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    Posted January 22, 2014 by
    Bakersfield, California
    This iReport is part of an assignment:
    Living with a rare disease?

    Alveolar Rhabdomyosarcoma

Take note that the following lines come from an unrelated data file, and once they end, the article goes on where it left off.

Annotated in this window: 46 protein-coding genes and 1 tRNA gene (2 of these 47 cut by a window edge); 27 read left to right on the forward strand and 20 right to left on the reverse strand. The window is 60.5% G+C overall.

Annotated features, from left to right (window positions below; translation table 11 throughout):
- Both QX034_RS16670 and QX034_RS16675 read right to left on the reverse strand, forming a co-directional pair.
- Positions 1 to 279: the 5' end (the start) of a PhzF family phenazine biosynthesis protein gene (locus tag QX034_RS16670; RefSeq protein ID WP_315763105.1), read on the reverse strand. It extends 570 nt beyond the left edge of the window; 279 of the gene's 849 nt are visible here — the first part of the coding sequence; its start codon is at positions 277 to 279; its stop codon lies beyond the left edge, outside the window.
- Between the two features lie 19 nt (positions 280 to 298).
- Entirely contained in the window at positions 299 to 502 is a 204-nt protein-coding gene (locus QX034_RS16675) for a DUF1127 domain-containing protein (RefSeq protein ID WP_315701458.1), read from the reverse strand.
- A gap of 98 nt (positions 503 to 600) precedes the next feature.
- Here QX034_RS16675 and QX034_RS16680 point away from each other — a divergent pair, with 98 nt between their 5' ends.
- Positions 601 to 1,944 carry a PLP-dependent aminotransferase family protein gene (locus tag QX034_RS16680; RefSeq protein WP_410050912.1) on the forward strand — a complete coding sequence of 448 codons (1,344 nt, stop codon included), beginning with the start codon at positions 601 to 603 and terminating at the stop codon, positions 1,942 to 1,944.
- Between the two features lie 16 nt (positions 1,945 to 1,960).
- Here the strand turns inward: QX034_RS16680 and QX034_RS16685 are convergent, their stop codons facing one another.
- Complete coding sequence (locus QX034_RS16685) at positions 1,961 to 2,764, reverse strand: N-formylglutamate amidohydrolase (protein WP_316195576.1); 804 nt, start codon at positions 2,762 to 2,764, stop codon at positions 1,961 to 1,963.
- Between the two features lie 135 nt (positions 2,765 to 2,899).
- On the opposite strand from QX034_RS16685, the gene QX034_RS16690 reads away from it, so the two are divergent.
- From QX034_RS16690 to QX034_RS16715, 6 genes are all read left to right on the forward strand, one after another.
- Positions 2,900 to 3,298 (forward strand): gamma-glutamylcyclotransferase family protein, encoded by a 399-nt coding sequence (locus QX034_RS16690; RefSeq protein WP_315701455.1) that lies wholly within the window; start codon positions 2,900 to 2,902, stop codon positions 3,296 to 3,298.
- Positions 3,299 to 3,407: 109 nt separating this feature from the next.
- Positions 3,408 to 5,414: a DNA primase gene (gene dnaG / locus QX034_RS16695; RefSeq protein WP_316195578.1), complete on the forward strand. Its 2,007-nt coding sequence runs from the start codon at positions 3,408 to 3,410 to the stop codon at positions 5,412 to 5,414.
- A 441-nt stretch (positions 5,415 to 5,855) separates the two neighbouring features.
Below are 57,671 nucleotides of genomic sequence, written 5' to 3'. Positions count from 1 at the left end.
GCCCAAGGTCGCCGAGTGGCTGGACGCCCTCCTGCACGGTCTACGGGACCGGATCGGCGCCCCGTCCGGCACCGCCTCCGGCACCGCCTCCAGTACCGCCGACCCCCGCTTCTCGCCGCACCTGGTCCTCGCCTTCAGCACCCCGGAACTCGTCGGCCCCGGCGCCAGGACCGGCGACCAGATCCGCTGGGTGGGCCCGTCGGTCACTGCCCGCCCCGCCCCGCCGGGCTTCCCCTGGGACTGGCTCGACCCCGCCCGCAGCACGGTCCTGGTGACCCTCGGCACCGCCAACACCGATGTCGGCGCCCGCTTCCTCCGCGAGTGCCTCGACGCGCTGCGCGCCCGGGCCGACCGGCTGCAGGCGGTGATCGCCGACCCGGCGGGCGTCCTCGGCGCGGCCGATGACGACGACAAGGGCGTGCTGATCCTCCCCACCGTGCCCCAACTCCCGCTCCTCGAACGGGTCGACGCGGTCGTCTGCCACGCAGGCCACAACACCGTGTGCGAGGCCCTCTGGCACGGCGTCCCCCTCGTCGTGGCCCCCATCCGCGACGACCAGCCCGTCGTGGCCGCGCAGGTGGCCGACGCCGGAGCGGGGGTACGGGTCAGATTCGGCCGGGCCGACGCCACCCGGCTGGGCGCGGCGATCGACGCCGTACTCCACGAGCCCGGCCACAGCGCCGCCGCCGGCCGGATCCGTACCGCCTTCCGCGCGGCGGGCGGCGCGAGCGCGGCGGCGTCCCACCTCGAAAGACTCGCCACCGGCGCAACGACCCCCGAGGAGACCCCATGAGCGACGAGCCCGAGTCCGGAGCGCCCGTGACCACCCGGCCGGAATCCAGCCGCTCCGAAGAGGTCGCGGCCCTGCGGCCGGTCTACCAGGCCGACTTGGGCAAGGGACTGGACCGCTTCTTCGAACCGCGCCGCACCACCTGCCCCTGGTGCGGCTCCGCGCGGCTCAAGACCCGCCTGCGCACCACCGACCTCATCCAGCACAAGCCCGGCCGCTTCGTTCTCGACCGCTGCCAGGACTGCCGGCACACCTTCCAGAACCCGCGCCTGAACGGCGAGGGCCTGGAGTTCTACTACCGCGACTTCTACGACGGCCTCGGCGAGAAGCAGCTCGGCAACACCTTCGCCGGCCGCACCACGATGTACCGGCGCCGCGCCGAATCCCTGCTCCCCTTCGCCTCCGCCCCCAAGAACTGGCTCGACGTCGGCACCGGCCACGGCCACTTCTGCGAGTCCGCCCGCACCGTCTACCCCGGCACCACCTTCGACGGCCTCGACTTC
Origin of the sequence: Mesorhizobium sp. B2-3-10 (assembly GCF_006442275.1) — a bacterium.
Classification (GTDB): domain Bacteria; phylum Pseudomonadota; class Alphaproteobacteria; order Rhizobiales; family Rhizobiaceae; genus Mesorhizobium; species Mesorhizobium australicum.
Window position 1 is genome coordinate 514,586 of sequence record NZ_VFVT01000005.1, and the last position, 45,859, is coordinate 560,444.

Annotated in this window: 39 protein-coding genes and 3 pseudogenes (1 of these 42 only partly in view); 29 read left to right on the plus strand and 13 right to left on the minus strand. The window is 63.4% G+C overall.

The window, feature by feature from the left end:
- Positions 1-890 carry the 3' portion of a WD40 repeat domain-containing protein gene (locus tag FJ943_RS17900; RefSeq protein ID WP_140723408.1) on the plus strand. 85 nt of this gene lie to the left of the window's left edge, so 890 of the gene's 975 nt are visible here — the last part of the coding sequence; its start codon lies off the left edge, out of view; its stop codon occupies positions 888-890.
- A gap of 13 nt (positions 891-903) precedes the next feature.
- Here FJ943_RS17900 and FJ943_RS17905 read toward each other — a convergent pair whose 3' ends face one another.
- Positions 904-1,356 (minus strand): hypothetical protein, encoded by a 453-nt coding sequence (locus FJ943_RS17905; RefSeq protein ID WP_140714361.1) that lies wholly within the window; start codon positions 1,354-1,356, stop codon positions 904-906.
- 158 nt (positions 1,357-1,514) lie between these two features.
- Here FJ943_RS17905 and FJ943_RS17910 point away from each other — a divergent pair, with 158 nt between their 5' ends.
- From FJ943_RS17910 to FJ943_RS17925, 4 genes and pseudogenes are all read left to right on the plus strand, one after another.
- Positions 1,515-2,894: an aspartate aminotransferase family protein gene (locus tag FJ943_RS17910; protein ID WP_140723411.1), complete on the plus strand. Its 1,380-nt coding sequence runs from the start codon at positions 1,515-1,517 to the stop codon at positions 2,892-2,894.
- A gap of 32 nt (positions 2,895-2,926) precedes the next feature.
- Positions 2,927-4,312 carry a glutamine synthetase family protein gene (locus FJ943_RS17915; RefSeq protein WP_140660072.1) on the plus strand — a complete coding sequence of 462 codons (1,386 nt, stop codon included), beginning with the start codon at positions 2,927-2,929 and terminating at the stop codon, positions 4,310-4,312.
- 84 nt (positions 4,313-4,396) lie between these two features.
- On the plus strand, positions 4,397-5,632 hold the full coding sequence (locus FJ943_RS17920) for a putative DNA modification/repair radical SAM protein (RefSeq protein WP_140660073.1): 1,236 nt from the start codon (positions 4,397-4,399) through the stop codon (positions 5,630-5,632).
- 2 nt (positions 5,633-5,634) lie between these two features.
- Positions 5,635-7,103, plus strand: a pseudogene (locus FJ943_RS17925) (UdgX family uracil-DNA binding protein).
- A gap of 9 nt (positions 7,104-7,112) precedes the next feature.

In June of 2013 my eleven year old son came to me with a pea sized bump on his foot thinking it was a spider bite. I treated it as such, and forgot about it until June 12th when we went to an amusement park. He was in so much pain in his left foot, he could hardly walk. The bump, by then had grown into a size of a cherry tomato. I took him to the Doctor, they took xrays, but couldn't see anything, so they referred me to a Podiatrist. Long story short, on August 28, 2013, my son went in for surgery to "drain" what the doctor had thought was a hematoma (by this time it was the size of a goose egg). The doctor came out of the surgery and informed us that he had never seen anything like this before. There was nothing in there, but it was all dead and "eaten" up. On September 3, 2013, our world was turned upside down. My son has a rare and aggressive cancer called Alveolar Rhabdomyosarcoma. He is currently undergoing aggressive chemotherapy treatments and also did six weeks of radiation on the tumor on his left foot, and on the left leg groin area, because the tumor was feeding into his body via the left sentinel lymph nodes. Right now, at the age of 12, my son is battling his giant. His favorite story in the Bible is of David and Goliath. He has a facebook page called Facing Ben's Giant where people can travel this journey with him. What I have learned through this experience thus far is that Pediatric Cancer Awareness is just not out there. I had NO idea prior to September 3rd all of the various types of Pediatric Cancers and the lack of funding for Pediatric Cancer Research. Right now, we are depending on older chemo drugs to kill this deadly disease. It is rare, it is a disease, it is a genetic mutation, and it's deadly. Bringing more awareness to this would be so awesome. AND unfortunately, there are more stories that I could introduce you to, now that I'm part of this world of Pediatric Cancer. Thank you. Oh yes, one more thing. Because there is not a lot of information on Pediatric Cancer, we have to travel to Los Angeles for all of his treatments. He does so much better when we can be at home. It's so hard on ALL of us having to go out of town for all of his treatments. Bringing awareness to rare diseases, such as this, will hopefully bring about a BIG change in what we need for our kids.
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